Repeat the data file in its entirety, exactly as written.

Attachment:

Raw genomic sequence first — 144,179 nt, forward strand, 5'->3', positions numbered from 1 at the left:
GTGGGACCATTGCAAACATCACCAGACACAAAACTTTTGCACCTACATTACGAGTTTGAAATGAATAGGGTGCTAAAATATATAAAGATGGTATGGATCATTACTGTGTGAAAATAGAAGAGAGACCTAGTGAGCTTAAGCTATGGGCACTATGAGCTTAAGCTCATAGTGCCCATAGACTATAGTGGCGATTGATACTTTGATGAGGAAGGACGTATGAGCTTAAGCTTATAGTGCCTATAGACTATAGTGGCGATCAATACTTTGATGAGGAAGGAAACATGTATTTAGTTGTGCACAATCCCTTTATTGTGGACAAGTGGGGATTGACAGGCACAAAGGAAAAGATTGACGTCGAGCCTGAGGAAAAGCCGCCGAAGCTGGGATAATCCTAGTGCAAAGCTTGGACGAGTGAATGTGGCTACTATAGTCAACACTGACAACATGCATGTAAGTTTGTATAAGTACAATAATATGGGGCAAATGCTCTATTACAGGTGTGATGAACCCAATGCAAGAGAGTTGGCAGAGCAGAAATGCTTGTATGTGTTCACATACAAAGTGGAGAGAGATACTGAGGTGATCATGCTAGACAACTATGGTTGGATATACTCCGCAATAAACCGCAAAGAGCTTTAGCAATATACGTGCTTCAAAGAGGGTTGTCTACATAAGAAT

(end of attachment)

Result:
Raw genomic sequence first — 144,179 nt, forward strand, 5'->3', positions numbered from 1 at the left:
GTGGGACCATTGCAAACATCACCAGACACAAAACTTTTGCACCTACATTACGAGTTTGAAATGAATAGGGTGCTAAAATATATAAAGATGGTATGGATCATTACTGTGTGAAAATAGAAGAGAGACCTAGTGAGCTTAAGCTATGGGCACTATGAGCTTAAGCTCATAGTGCCCATAGACTATAGTGGCGATTGATACTTTGATGAGGAAGGACGTATGAGCTTAAGCTTATAGTGCCTATAGACTATAGTGGCGATCAATACTTTGATGAGGAAGGAAACATGTATTTAGTTGTGCACAATCCCTTTATTGTGGACAAGTGGGGATTGACAGGCACAAAGGAAAAGATTGACGTCGAGCCTGAGGAAAAGCCGCCGAAGCTGGGATAATCCTAGTGCAAAGCTTGGACGAGTGAATGTGGCTACTATAGTCAACACTGACAACATGCATGTAAGTTTGTATAAGTACAATAATATGGGGCAAATGCTCTATTACAGGTGTGATGAACCCAATGCAAGAGAGTTGGCAGAGCAGAAATGCTTGTATGTGTTCACATACAAAGTGGAGAGAGATACTGAGGTGATCATGCTAGACAACTATGGTTGGATATACTCCGCAATAAACCGCAAAGAGCTTTAGCAATATACGTGCTTCAAAGAGGGTTGTCTACATAAGAAT